The status quo of the decision making process concerning company projects, reflecting current practice, is divided into three distinct hierarchical levels: Active Business Unit (business unit where the project originates); Region (composed of two or more Business Units, and responsible for monitoring them); and Head-office (responsible for the final analysis of the project alternatives and evaluation of the global portfolio).

In synthesis, the functions of these three levels, within the decision making process, are relatively clear: the first two have autonomy to recommend or propose project alternatives, which will be considered in the evaluation of the global portfolio of the company, the function of this prerogative belonging to the third and last level (Head-office). It is important to note that the same criteria, of an economic and financial nature, are used in a consistent way at all levels of the decision making process, demonstrating the existence of uniformity regarding the application. Nevertheless, the decision groups also consider other subjective aspects of a non-uniform manner, thus associating a certain degree of informality to the selection process.

In this way, the following steps were carried out for its application, as a simulation, in the decision making process:

(i)      definition of criteria;
(ii)     pair comparison;
(iii)    valuing of the alternatives;
(iv)   sensitivity analysis; and
(v)    comparison with the status quo, with a mathematical treatment related to the method at the relevant stages.

The alternatives presented are treated as options by the abbreviations OP1, OP2...OP8; information on these alternatives is to be found in Table 1 below:

The criteria were drawn from the writing on the subject and from consultations with a specialist in the sector, making up the list below: (a) Return; (b) Risk; (c) Social and Environmental Impact; (d) Technology Available; (e) Supply; (f) Demand; (g) Political Aspect; (h) Alignment with Company Strategy; (i) Tax Regulation (j) HSSE (Health Safety Security Environment) Regulation; (k) Price and Market Regulation; (l) Timing of Implementation.

After a detailed analysis of the original list of criteria, a new list of the same criteria was produced, now with minimized interdependencies. That detailed analysis was carried out having in mind the need to satisfy the independence conditions (Clemen & Reilly, 2001, p. 647-650). This resulted in the new set represented by: (A) Return vs. Risk; (B) Social and Environmental Impact of the Alternative; (C) Technology Available; (D) General Regulation (tax, HSSE, price, market); (E) Political Aspects; (F) Alignment with Company Strategy; (G) Demand vs. National Supply Balance; (H) Timing of Implementation of the option.

Next, an Excel® spreadsheet was validated among the members of the decision making groups, at their diverse levels, in relation to the decision in question, seeking the greatest simplicity possible in the handling and understanding of the terminology. The spreadsheet, composed of 3 columns and 28 lines, was distributed electronically to the 20 decision making agents in the organization tested. The columns at the extremities contain the criteria to be compared in pairs, resulting in 28 comparisons, using the Saaty scale (Saaty, 1994) solely in a verbal aspect. The quantitative aspect of the scale was used to translate the judgment values for the method which, afterwards, were reconverted into mathematical values and normalized. Table 2 presents the average of the criteria weights after normalization.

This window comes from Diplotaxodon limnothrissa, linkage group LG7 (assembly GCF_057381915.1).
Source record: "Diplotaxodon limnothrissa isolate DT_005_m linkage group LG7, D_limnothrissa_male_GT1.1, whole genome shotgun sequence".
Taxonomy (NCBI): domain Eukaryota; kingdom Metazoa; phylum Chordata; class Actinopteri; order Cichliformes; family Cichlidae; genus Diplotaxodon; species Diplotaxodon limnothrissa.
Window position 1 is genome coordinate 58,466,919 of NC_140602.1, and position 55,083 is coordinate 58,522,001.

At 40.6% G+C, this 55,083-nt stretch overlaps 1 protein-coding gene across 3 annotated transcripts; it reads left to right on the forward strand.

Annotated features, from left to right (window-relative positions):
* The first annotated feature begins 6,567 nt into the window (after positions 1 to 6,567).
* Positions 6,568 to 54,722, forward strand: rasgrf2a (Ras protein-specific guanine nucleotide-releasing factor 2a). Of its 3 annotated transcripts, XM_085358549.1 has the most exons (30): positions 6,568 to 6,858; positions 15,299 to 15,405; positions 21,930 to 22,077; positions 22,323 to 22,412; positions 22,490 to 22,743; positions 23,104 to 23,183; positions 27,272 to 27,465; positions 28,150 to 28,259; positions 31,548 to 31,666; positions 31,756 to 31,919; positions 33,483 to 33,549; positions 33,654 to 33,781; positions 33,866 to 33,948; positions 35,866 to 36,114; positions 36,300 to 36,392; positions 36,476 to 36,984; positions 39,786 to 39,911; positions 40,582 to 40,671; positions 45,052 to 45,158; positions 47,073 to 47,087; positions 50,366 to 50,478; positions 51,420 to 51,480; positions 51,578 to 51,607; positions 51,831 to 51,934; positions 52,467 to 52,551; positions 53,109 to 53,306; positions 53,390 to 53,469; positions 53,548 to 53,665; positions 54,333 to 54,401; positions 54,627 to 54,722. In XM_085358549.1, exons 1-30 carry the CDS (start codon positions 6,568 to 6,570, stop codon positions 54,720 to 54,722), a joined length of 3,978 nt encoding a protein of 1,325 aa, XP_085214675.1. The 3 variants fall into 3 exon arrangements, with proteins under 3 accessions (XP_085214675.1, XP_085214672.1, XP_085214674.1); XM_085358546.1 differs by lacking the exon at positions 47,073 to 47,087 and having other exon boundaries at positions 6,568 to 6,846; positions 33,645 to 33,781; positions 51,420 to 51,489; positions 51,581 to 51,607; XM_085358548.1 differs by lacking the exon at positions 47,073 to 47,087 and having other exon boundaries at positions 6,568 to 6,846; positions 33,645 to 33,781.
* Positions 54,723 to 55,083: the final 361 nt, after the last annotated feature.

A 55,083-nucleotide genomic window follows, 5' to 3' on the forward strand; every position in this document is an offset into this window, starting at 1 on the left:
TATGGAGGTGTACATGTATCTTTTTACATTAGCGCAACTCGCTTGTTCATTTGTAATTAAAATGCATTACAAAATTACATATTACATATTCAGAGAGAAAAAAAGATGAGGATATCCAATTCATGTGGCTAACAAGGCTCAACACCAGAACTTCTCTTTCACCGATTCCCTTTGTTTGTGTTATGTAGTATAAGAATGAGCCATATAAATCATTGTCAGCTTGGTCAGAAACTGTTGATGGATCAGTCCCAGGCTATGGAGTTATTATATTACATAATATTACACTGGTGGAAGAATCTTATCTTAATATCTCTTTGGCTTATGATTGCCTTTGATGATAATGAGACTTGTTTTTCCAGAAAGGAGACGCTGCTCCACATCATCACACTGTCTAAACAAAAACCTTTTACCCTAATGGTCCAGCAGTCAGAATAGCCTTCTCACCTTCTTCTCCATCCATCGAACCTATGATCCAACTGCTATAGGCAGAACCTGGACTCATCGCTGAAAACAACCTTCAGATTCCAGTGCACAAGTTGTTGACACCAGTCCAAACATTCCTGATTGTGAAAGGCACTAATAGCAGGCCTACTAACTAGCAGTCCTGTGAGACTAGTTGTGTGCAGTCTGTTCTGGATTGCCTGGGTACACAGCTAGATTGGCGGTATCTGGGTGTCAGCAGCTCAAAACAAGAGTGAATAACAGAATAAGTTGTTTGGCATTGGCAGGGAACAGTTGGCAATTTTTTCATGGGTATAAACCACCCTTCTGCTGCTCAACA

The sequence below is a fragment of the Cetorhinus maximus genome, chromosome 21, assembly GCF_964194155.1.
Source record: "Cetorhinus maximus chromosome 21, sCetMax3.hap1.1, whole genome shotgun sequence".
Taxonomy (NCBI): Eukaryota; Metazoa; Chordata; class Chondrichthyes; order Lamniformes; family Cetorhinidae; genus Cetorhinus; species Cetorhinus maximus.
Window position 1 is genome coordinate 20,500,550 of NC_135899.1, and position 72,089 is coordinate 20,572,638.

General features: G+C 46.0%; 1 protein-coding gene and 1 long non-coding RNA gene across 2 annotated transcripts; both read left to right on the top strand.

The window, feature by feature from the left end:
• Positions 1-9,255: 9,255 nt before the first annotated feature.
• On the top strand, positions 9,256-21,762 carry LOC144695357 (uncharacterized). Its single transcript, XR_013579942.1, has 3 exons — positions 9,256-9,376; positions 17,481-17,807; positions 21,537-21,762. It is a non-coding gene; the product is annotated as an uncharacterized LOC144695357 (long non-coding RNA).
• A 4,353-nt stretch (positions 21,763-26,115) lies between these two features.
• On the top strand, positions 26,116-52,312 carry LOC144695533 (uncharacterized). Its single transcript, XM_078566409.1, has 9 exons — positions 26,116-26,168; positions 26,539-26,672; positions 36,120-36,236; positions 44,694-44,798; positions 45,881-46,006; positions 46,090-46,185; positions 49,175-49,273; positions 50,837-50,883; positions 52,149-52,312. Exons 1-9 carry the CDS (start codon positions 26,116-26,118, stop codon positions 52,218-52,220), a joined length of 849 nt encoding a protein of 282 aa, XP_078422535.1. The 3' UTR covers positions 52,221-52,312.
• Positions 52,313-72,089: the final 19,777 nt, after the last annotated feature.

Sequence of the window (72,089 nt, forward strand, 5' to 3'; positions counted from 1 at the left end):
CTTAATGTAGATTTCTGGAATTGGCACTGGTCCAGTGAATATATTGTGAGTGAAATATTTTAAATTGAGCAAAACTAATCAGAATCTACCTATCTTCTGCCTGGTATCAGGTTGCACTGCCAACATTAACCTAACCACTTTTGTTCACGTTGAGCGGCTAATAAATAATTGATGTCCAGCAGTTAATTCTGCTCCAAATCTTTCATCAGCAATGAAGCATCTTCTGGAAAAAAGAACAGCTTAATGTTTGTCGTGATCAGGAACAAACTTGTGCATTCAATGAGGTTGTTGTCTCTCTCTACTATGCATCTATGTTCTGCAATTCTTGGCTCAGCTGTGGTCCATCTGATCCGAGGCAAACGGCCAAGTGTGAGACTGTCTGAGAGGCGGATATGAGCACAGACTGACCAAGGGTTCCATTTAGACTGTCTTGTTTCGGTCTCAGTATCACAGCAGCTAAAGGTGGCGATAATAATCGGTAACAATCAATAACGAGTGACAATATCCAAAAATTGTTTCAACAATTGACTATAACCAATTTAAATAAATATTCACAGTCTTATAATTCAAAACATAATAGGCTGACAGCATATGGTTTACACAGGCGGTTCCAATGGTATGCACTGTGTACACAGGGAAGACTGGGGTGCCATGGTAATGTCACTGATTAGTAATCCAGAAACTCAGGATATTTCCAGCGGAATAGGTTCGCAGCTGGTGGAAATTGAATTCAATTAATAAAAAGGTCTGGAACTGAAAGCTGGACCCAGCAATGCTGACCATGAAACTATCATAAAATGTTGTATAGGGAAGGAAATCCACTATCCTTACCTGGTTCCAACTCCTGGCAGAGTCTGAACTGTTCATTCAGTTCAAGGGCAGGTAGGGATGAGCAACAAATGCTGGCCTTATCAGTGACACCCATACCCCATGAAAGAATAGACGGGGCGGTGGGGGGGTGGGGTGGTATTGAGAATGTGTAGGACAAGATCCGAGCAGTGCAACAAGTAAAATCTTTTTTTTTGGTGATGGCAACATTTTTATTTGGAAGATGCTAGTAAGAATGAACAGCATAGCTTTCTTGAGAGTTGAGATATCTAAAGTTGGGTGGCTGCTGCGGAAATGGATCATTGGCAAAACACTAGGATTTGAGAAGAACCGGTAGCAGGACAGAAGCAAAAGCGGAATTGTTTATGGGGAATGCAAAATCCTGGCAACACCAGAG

By approaching the problem via TODIM the attribution of weights to the criteria, made by the decision agent, generates a matrix of normalized alternatives' scores against criteria, which is presented in Table 3.

The graph in Figure 2 clearly shows the result from applying two factors of attenuation to losses (θ = 1 and θ = 5), both with equal correlation. It can be seen that, for different degrees of aversion, in spite of the increase of aversion, the preferences are practically maintained, with the ranking of the options not suffering any alteration either, as can be seen in Table 3. Only with the alteration of θ = 10 was there an almost imperceptible change: the inversion of positions between OP5 and OP2. By means of sensitivity analyses, it can be observed that there was a repositioning between OP5 and OP2, which ratifies the preliminary sensitivity test carried out on the variation of θ. In the second test, only altering the three most important criteria, there was no alteration in the table of ranking of options.

Table 4, in turn, presents a comparative table of the ranking obtained by the application of the TODIM method (θ = 1), as compared with the ranking resulting from the application of the tradition evaluation methodology, currently used by the company, defined as the status quo. This traditional evaluation carried out by the company consisted of taking into account economic and financial factors only. It is important to mention that the information obtained together with the company only considers the technical evaluation criteria. Questions linked to non-standardized objective and/or subjective aspects, such as predilection on the part of the decision making group, links with other projects in progress, global restrictions of resources, competition of projects in the portfolio etc, were not taken into consideration in preparing the ranking of the status quo.